Recognizing and Avoiding Online Scams

Recognizing and Avoiding Online Scams

By George V. Howe, Wealth Manager

Now, I don’t want to scare anybody but it sure seems like cybercrime, and the devious thieves behind it, is increasing rapidly. According to the Federal Trade Commission (FTC), identity theft is the fastest growing crime in America, affecting nearly 10 million people, if not more. Although online crime is a fast-moving target, currently, the primary methods in use by identity thieves are social engineering and phishing -- or typically a combination of both.

This crime occurs when a thief obtains confidential information -- including passwords, personal ID numbers, Social Security numbers, or an account number used with a financial institution -- and uses it to commit fraud. Identity thieves use a victim's stolen information to open bank and brokerage accounts, run up bills for credit card purchases, obtain loans, and commit other forms of financial fraud.

Criminals obtain a victim's personal information in a number of ways -- both online and off. But as incidents of identity theft grows, so too does the arsenal of tools and sophistication level of techniques used to perpetrate the crimes.

As the term implies, social engineering relies heavily on human interaction and often involves tricking unsuspecting victims into breaking normal security procedures. In short, it is a way for criminals to gain access to your computer or mobile device and the sensitive personal data it stores. For instance, a social engineer may use text messaging to contact a mobile device inviting the user to click on a link to a bogus website where the thieves collect user credentials and other personal information.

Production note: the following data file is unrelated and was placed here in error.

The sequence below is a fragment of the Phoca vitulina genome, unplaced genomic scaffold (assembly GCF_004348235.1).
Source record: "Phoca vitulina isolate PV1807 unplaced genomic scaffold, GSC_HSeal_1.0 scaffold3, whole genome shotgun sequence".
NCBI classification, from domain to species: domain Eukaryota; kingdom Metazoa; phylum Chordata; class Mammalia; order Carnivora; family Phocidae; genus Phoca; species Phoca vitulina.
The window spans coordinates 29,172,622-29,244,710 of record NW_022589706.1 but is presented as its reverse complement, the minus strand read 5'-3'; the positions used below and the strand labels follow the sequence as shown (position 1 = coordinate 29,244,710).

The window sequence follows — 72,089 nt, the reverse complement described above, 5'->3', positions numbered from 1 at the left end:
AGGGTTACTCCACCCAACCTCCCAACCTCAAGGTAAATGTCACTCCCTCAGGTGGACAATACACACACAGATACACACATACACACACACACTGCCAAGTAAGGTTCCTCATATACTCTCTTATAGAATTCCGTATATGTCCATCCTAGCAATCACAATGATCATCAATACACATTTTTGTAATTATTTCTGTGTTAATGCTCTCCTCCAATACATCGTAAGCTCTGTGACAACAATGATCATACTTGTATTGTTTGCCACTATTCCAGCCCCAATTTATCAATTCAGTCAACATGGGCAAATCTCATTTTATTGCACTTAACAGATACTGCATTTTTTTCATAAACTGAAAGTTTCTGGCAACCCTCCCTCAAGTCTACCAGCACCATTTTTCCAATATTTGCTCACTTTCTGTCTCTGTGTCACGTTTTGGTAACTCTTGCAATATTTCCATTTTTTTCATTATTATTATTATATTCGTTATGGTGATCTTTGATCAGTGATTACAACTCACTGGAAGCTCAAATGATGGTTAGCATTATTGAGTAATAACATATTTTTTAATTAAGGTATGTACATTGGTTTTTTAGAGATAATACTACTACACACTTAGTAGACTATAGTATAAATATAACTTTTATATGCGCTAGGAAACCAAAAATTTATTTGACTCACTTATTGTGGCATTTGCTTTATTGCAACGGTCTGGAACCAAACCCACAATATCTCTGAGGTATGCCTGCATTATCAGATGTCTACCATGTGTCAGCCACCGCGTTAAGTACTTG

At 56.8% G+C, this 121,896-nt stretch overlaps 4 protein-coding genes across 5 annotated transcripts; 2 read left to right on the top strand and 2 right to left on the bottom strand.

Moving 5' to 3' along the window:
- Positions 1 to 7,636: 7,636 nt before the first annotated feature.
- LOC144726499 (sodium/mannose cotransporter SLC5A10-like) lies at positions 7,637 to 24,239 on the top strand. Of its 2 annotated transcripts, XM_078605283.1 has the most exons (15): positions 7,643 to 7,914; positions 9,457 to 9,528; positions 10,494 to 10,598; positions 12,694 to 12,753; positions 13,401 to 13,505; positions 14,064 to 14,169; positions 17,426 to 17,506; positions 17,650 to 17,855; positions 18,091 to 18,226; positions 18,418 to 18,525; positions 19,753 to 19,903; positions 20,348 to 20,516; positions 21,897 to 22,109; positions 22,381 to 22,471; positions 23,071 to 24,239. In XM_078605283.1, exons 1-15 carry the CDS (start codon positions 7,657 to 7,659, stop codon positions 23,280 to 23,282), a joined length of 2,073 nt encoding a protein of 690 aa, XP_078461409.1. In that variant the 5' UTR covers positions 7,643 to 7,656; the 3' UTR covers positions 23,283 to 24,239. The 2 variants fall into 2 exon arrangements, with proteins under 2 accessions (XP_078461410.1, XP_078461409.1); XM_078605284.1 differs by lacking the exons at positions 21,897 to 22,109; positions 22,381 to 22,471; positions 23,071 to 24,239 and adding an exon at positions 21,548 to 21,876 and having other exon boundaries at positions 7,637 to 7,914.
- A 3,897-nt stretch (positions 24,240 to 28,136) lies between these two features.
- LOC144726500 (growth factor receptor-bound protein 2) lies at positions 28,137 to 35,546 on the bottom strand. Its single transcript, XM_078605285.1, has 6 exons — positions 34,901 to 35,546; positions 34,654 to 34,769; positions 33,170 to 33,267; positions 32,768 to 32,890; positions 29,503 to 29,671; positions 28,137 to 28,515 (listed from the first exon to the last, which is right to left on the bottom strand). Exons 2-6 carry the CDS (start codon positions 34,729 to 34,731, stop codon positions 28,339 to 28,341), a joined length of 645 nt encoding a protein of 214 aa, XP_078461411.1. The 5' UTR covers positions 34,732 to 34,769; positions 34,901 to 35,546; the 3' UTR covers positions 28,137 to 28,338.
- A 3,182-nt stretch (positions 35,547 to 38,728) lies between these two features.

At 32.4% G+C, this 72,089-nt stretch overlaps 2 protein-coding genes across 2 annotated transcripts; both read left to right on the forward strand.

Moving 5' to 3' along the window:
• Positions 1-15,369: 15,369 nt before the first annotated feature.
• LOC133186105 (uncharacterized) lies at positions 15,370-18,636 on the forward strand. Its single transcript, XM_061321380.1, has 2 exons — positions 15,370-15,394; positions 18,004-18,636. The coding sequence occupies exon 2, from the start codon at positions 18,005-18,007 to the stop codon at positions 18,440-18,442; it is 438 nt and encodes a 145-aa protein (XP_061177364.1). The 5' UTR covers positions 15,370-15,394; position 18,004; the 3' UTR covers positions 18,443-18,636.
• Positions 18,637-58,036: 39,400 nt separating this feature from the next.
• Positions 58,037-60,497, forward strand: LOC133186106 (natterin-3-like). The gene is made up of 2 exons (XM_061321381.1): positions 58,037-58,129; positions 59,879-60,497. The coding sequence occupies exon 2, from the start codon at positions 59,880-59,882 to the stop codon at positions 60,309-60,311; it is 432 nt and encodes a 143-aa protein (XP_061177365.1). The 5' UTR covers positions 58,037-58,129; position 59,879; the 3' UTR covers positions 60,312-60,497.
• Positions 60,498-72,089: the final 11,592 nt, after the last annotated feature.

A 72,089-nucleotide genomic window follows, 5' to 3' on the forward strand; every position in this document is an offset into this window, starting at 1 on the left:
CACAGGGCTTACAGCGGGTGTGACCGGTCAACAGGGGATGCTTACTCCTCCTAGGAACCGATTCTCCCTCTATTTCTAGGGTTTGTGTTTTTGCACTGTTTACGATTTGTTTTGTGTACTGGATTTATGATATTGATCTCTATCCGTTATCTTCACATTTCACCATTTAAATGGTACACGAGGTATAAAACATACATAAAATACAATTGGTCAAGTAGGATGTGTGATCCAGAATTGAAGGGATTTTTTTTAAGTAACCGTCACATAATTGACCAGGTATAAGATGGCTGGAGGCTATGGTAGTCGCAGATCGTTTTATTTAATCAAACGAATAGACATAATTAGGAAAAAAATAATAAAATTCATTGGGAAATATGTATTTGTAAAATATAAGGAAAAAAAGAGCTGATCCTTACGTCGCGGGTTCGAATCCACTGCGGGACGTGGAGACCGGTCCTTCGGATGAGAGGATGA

Similar results can be achieved through a phishing attack, in which the criminal uses email to lure victims to fake websites and then gain access to their passwords and usernames, credit card numbers, and other key data. Phishing emails often appear to be from a legitimate company that the victim recognizes.

In yet another instance, attackers may inject infected "malicious" code onto your computer via email attachments, links contained in emails, infected search engine results, or through videos and documents on legitimate websites, particularly social networking sites. In the mobile device world, criminals can corrupt a legitimate smartphone app and upload it to a third-party site. If users innocently install the app, they expose their devices to assaults by hackers who collect personal user data, change device settings, and sometimes even control the device remotely.

In today's 24/7/365 world, it is nearly impossible to secure all sources of personal information that may be "out there" waiting to be intercepted by eager thieves. But you can help minimize your risk of loss by following a few simple hints offered by the Federal Bureau of Investigation (FBI):